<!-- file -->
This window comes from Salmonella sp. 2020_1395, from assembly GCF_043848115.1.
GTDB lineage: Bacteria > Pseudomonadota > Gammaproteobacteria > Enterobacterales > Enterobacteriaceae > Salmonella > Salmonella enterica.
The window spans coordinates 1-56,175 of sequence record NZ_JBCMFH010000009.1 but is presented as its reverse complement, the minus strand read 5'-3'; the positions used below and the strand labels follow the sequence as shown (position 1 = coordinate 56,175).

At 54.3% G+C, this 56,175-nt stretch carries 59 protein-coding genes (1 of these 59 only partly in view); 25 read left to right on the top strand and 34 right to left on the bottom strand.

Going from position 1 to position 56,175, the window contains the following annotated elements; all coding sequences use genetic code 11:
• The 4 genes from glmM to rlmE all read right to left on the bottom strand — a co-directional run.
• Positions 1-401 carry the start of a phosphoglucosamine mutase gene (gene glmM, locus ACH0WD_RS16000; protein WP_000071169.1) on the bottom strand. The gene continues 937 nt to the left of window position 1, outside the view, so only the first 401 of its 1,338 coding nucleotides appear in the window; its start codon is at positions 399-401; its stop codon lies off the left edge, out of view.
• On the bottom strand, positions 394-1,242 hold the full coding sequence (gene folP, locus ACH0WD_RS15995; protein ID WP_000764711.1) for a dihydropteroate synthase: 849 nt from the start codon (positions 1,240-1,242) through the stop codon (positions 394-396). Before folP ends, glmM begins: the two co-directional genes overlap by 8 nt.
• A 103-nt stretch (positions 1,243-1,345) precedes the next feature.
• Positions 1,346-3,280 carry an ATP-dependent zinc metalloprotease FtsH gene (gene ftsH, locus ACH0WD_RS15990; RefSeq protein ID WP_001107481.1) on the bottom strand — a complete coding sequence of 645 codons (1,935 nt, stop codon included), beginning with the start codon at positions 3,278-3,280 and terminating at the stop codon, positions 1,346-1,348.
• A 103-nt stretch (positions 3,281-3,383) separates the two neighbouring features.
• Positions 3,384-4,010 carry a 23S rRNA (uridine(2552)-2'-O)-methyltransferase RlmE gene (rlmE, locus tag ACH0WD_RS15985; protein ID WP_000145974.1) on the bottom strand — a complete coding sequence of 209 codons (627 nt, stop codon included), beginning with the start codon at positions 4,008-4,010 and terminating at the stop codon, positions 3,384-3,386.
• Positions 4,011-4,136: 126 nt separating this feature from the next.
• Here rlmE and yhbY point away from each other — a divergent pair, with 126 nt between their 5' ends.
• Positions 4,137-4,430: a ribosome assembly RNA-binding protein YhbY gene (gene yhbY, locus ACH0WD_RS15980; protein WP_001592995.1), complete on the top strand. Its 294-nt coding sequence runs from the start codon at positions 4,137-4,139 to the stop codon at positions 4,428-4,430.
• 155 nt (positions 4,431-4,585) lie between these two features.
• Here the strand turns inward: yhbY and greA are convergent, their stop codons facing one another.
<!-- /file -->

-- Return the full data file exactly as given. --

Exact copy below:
This window comes from Salmonella sp. 2020_1395, from assembly GCF_043848115.1.
GTDB lineage: Bacteria > Pseudomonadota > Gammaproteobacteria > Enterobacterales > Enterobacteriaceae > Salmonella > Salmonella enterica.
The window spans coordinates 1-56,175 of sequence record NZ_JBCMFH010000009.1 but is presented as its reverse complement, the minus strand read 5'-3'; the positions used below and the strand labels follow the sequence as shown (position 1 = coordinate 56,175).

At 54.3% G+C, this 56,175-nt stretch carries 59 protein-coding genes (1 of these 59 only partly in view); 25 read left to right on the top strand and 34 right to left on the bottom strand.

Going from position 1 to position 56,175, the window contains the following annotated elements; all coding sequences use genetic code 11:
• The 4 genes from glmM to rlmE all read right to left on the bottom strand — a co-directional run.
• Positions 1-401 carry the start of a phosphoglucosamine mutase gene (gene glmM, locus ACH0WD_RS16000; protein WP_000071169.1) on the bottom strand. The gene continues 937 nt to the left of window position 1, outside the view, so only the first 401 of its 1,338 coding nucleotides appear in the window; its start codon is at positions 399-401; its stop codon lies off the left edge, out of view.
• On the bottom strand, positions 394-1,242 hold the full coding sequence (gene folP, locus ACH0WD_RS15995; protein ID WP_000764711.1) for a dihydropteroate synthase: 849 nt from the start codon (positions 1,240-1,242) through the stop codon (positions 394-396). Before folP ends, glmM begins: the two co-directional genes overlap by 8 nt.
• A 103-nt stretch (positions 1,243-1,345) precedes the next feature.
• Positions 1,346-3,280 carry an ATP-dependent zinc metalloprotease FtsH gene (gene ftsH, locus ACH0WD_RS15990; RefSeq protein ID WP_001107481.1) on the bottom strand — a complete coding sequence of 645 codons (1,935 nt, stop codon included), beginning with the start codon at positions 3,278-3,280 and terminating at the stop codon, positions 1,346-1,348.
• A 103-nt stretch (positions 3,281-3,383) separates the two neighbouring features.
• Positions 3,384-4,010 carry a 23S rRNA (uridine(2552)-2'-O)-methyltransferase RlmE gene (rlmE, locus tag ACH0WD_RS15985; protein ID WP_000145974.1) on the bottom strand — a complete coding sequence of 209 codons (627 nt, stop codon included), beginning with the start codon at positions 4,008-4,010 and terminating at the stop codon, positions 3,384-3,386.
• Positions 4,011-4,136: 126 nt separating this feature from the next.
• Here rlmE and yhbY point away from each other — a divergent pair, with 126 nt between their 5' ends.
• Positions 4,137-4,430: a ribosome assembly RNA-binding protein YhbY gene (gene yhbY, locus ACH0WD_RS15980; protein WP_001592995.1), complete on the top strand. Its 294-nt coding sequence runs from the start codon at positions 4,137-4,139 to the stop codon at positions 4,428-4,430.
• 155 nt (positions 4,431-4,585) lie between these two features.
• Here the strand turns inward: yhbY and greA are convergent, their stop codons facing one another.